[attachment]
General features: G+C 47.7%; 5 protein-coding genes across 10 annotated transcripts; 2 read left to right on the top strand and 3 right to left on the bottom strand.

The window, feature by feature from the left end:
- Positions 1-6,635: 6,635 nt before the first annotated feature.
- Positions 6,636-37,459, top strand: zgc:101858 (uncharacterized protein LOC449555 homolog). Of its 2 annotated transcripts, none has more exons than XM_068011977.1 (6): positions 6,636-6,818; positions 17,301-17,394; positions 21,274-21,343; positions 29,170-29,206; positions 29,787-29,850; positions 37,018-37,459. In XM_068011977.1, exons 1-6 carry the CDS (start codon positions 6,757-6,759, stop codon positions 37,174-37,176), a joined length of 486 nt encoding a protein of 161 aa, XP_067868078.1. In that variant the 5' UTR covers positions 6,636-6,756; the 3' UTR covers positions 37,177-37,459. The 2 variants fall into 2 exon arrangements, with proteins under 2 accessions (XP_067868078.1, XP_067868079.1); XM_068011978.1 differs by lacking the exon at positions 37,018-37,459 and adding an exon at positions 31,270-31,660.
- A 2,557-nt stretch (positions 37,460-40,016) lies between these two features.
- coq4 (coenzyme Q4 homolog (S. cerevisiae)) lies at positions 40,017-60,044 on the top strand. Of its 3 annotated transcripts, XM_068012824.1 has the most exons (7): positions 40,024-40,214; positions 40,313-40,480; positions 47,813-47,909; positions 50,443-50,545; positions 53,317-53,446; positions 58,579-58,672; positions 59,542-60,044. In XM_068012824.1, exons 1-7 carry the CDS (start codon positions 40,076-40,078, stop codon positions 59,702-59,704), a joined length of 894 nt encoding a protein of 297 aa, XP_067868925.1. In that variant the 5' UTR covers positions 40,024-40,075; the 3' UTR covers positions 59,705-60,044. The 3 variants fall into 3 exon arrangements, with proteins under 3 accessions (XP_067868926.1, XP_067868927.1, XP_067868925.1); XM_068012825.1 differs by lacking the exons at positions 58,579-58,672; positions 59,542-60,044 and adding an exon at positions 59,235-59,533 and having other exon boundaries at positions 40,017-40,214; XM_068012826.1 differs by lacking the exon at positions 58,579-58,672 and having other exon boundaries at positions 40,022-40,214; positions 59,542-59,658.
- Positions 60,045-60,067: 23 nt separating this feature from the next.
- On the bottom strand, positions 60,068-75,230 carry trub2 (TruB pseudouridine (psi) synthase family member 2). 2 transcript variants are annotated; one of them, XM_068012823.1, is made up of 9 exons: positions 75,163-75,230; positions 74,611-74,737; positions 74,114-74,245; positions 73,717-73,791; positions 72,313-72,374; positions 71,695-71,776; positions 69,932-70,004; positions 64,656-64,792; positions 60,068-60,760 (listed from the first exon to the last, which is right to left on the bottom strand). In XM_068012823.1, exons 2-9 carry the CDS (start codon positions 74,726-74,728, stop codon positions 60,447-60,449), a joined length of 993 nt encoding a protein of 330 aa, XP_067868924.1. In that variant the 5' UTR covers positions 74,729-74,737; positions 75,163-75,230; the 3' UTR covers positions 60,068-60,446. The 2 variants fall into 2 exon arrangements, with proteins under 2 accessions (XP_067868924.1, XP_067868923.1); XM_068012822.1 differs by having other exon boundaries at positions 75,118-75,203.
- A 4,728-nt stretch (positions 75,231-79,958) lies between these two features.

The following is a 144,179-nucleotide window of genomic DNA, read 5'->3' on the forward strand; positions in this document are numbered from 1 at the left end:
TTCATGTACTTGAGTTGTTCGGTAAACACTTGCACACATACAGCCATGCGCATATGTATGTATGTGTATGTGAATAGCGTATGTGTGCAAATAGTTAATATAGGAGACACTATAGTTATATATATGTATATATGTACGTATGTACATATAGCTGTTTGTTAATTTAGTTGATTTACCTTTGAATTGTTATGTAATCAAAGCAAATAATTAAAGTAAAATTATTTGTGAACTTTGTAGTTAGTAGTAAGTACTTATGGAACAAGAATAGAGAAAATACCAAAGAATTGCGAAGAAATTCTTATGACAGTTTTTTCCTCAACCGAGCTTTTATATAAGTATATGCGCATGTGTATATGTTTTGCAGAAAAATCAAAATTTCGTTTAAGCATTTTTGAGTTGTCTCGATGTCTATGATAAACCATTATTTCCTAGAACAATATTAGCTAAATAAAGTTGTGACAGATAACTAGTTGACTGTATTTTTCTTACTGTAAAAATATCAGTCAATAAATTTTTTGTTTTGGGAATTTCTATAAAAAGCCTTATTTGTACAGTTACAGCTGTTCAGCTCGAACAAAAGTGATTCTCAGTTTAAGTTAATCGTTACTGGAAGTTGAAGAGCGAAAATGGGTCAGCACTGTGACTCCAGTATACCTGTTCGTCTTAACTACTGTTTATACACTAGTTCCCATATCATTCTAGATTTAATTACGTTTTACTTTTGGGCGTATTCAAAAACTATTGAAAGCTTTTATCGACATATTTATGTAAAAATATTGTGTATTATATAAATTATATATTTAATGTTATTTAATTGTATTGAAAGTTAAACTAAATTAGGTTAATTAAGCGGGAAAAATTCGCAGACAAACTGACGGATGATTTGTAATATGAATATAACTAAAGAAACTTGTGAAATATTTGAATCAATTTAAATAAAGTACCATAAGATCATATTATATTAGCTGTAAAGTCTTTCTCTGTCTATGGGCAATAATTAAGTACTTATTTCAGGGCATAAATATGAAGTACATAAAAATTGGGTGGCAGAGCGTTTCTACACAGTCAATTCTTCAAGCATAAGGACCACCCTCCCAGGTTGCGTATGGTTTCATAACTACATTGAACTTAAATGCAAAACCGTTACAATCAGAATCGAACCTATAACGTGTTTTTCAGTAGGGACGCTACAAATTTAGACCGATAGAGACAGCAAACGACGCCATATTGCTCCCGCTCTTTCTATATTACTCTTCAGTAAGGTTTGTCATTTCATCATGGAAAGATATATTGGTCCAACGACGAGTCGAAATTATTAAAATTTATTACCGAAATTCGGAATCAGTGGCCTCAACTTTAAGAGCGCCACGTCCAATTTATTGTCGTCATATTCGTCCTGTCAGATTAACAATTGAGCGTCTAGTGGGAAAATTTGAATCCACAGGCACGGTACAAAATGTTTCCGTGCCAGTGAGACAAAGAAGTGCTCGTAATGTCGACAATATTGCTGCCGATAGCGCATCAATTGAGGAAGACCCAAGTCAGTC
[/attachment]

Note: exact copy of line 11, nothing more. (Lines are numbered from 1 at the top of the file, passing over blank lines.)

TTCATGTACTTGAGTTGTTCGGTAAACACTTGCACACATACAGCCATGCGCATATGTATGTATGTGTATGTGAATAGCGTATGTGTGCAAATAGTTAATATAGGAGACACTATAGTTATATATATGTATATATGTACGTATGTACATATAGCTGTTTGTTAATTTAGTTGATTTACCTTTGAATTGTTATGTAATCAAAGCAAATAATTAAAGTAAAATTATTTGTGAACTTTGTAGTTAGTAGTAAGTACTTATGGAACAAGAATAGAGAAAATACCAAAGAATTGCGAAGAAATTCTTATGACAGTTTTTTCCTCAACCGAGCTTTTATATAAGTATATGCGCATGTGTATATGTTTTGCAGAAAAATCAAAATTTCGTTTAAGCATTTTTGAGTTGTCTCGATGTCTATGATAAACCATTATTTCCTAGAACAATATTAGCTAAATAAAGTTGTGACAGATAACTAGTTGACTGTATTTTTCTTACTGTAAAAATATCAGTCAATAAATTTTTTGTTTTGGGAATTTCTATAAAAAGCCTTATTTGTACAGTTACAGCTGTTCAGCTCGAACAAAAGTGATTCTCAGTTTAAGTTAATCGTTACTGGAAGTTGAAGAGCGAAAATGGGTCAGCACTGTGACTCCAGTATACCTGTTCGTCTTAACTACTGTTTATACACTAGTTCCCATATCATTCTAGATTTAATTACGTTTTACTTTTGGGCGTATTCAAAAACTATTGAAAGCTTTTATCGACATATTTATGTAAAAATATTGTGTATTATATAAATTATATATTTAATGTTATTTAATTGTATTGAAAGTTAAACTAAATTAGGTTAATTAAGCGGGAAAAATTCGCAGACAAACTGACGGATGATTTGTAATATGAATATAACTAAAGAAACTTGTGAAATATTTGAATCAATTTAAATAAAGTACCATAAGATCATATTATATTAGCTGTAAAGTCTTTCTCTGTCTATGGGCAATAATTAAGTACTTATTTCAGGGCATAAATATGAAGTACATAAAAATTGGGTGGCAGAGCGTTTCTACACAGTCAATTCTTCAAGCATAAGGACCACCCTCCCAGGTTGCGTATGGTTTCATAACTACATTGAACTTAAATGCAAAACCGTTACAATCAGAATCGAACCTATAACGTGTTTTTCAGTAGGGACGCTACAAATTTAGACCGATAGAGACAGCAAACGACGCCATATTGCTCCCGCTCTTTCTATATTACTCTTCAGTAAGGTTTGTCATTTCATCATGGAAAGATATATTGGTCCAACGACGAGTCGAAATTATTAAAATTTATTACCGAAATTCGGAATCAGTGGCCTCAACTTTAAGAGCGCCACGTCCAATTTATTGTCGTCATATTCGTCCTGTCAGATTAACAATTGAGCGTCTAGTGGGAAAATTTGAATCCACAGGCACGGTACAAAATGTTTCCGTGCCAGTGAGACAAAGAAGTGCTCGTAATGTCGACAATATTGCTGCCGATAGCGCATCAATTGAGGAAGACCCAAGTCAGTC